San Diego's most famous Christian apologist Dinesh D'Souza recently resigned as head of King's College. The trigger for his doing so was that he showed up at a Christian convention, introducing a woman as his fiancee, when neither he nor the woman were divorced from their respective spouses.
Yes, people get divorced and people make mistakes; there's no stone to be thrown about that. But the issue here is that not only is this a man who earns his living defending the Bible as the revealed word of God and as a guide for how to live our lives, but he doesn't even have the decency to show any humility. Instead we get him arguing that, on a technicality, he's not doing anything wrong:
"I had no idea that it is considered wrong in Christian circles." He later helpfully clarifies this: "What I meant was that I didn't know what rule of Christian morality it violates...[I am not] violating one of the Ten Commandments. Imprudent is not the same as wrong."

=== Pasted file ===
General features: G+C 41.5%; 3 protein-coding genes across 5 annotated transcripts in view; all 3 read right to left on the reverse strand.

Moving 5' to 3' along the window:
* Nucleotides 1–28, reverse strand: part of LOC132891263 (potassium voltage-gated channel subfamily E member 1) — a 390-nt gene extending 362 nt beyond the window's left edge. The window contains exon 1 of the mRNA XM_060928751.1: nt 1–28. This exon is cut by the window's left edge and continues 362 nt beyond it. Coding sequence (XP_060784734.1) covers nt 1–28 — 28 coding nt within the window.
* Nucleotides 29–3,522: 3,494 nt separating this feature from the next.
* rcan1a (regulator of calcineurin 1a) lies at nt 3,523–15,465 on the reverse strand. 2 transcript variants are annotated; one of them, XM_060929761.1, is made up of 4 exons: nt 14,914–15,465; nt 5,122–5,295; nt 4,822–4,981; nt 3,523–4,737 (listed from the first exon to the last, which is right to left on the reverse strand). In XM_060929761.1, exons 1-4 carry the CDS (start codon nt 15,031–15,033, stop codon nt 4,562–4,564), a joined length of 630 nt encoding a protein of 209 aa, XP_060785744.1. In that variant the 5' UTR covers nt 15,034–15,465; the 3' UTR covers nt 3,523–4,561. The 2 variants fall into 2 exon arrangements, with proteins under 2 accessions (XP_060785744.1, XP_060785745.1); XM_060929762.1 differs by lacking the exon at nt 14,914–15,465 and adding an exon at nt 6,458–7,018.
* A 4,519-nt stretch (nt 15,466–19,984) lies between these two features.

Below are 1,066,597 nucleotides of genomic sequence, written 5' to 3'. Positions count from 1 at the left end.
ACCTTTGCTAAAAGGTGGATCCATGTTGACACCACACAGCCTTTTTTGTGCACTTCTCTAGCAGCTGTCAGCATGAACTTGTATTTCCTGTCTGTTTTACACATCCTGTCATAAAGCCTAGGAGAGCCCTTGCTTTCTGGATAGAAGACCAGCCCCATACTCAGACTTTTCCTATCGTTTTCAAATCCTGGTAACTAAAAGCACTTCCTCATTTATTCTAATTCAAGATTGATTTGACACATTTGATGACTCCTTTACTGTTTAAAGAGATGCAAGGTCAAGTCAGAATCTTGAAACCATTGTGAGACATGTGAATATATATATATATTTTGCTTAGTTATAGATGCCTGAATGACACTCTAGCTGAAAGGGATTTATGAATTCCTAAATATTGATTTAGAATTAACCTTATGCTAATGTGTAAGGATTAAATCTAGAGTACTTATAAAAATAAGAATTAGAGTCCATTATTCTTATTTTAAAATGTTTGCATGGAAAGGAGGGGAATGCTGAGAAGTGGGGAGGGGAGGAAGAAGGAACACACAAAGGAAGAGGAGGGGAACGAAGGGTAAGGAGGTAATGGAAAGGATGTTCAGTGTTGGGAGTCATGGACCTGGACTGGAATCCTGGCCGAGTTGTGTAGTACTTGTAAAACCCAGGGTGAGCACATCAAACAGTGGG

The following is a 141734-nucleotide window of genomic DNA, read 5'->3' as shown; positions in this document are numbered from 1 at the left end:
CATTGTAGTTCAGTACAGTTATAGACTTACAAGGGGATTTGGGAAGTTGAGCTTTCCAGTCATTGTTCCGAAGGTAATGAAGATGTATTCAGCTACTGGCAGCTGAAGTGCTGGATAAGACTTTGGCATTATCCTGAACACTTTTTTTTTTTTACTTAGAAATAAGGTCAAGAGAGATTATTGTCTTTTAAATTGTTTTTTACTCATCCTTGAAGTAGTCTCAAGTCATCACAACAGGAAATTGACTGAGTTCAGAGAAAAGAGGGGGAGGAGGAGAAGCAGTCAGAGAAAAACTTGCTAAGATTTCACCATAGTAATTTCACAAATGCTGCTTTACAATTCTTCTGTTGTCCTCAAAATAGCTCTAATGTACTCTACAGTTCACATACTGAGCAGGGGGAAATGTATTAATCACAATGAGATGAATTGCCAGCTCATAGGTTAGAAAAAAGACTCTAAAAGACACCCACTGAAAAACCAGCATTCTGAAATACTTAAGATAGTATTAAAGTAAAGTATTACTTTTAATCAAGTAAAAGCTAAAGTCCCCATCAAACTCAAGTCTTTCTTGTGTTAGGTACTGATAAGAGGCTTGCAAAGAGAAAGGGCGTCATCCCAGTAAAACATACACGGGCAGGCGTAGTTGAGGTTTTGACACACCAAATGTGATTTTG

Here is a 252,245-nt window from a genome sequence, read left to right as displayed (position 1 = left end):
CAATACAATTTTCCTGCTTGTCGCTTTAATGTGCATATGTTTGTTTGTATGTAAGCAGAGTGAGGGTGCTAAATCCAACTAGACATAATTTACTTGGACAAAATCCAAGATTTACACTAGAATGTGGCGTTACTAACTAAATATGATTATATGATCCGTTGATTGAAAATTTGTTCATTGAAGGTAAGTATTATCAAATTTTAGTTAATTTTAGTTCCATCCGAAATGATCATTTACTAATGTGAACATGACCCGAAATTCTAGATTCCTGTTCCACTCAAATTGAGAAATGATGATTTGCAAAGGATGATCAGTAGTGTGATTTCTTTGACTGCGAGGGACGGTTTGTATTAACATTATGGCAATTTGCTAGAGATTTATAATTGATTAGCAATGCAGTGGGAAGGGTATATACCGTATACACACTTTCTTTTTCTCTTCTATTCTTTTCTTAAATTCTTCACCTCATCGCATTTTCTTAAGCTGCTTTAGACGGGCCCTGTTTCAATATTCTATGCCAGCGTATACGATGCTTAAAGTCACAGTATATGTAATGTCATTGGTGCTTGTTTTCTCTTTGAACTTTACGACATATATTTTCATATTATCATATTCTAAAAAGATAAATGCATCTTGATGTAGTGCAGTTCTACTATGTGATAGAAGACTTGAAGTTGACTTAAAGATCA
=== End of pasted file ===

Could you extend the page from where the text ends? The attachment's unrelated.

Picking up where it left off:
I hope we all remember this the next time he's arguing against (for example) gay marriage, or anything else that's not in the Ten Commandments. D'Souza is reinforcing the conclusion many of us have been forced to, that Christians often (usually?) behave as if their morality is about what they personally want in the moment, rather than any sort of actual principles.
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